BHEL bags order worth Rs 282 crore from NTPC. In Picture: An employee works on electric pylons at a power station in Greater Noida [Representational Image]Reuters

The cost of producing power is likely to go up by 10 percent for National Thermal Power Corp (NTPC), following the imposition of new emission norms for thermal plants.

NTPC, India's largest power producer, may see an increase in cost by Rs 50 lakh per Mw, executives of the company told Business Standard.

Currently, NTPC's power production expenses stand Rs 5 crore per Mw. The rise in production cost could increase the customers' power bill by 50-60 paise per unit.

"For capital expenditure, we have a rough estimate around Rs 20,000 crore. These costs fall under the ambit of 'change of law' and hence will be allowed by regulators as a passthrough to consumers," an NTPC director told the daily.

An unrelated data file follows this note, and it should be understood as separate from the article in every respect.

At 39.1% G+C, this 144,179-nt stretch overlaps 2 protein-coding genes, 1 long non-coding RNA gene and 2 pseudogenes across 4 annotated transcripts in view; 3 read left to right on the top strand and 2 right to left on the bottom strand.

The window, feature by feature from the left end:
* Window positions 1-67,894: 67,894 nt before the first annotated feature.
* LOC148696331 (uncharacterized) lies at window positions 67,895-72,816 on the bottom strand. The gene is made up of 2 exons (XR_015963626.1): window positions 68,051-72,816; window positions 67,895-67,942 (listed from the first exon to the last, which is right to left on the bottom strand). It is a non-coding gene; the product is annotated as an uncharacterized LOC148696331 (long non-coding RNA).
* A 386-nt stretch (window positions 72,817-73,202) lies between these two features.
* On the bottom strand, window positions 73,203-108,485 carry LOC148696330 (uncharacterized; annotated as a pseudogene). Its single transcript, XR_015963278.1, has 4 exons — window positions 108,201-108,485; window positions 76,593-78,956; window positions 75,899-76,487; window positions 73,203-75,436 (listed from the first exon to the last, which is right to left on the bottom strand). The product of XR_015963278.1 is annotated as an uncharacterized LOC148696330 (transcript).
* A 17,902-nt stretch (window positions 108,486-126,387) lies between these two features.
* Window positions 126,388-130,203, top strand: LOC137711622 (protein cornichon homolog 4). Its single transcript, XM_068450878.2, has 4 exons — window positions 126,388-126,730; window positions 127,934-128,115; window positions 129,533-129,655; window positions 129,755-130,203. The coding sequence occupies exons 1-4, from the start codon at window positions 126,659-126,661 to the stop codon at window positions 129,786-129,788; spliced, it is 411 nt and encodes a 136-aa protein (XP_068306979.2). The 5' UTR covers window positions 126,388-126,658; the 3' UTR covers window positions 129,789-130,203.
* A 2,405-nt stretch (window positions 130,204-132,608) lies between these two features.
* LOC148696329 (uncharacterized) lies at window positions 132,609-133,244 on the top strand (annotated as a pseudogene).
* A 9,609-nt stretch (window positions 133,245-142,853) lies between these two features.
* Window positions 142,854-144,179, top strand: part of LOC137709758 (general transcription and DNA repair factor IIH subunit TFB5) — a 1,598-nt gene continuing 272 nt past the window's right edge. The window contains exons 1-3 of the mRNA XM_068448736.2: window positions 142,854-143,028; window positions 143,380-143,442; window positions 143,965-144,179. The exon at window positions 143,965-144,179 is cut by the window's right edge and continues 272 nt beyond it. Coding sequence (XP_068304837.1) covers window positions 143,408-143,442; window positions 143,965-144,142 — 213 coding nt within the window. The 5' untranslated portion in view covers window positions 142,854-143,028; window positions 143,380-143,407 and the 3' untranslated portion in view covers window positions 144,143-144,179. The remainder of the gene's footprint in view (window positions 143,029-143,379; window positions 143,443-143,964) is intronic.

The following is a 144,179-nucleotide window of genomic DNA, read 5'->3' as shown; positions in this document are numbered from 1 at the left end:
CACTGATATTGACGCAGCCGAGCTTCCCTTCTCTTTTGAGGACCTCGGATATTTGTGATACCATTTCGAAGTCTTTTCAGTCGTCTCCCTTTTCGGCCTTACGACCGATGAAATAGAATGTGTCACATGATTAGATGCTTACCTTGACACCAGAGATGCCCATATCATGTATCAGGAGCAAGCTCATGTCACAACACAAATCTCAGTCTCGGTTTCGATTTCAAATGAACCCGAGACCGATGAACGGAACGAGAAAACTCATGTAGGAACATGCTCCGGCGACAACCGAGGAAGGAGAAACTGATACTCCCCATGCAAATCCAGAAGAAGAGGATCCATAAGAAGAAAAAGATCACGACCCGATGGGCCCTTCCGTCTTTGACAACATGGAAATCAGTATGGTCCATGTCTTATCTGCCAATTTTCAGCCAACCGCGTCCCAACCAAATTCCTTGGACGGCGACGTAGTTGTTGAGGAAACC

The environmental ministry has stipulated new emissions for thermal power plants as per the environmental commitments made by the government during the Paris Climate Summit in December last year.

"The cost can go up after we have firmed up the technological part. In some cases, there might be changes in the layout," said an executive.

NTPC's projection of increase in cost is "just half of the real final cost," according to the industry.

"The ballpark estimate of increase in cost comes out to be Rs 1-1.40 crore per Mw. This is based on calculations made by the Central Electricity Authority. The variable cost will go up and so will the tariff paid by states to purchase power," said A K Khurana, director-general of the Association of Power Producers.

Khurana said the customers may see an increase in tariff by 80 paise per unit.

"Apart from the impact on tariffs, the shutdown of 50 per cent of the capacity during retrofitting will hurt grid stability," he added.

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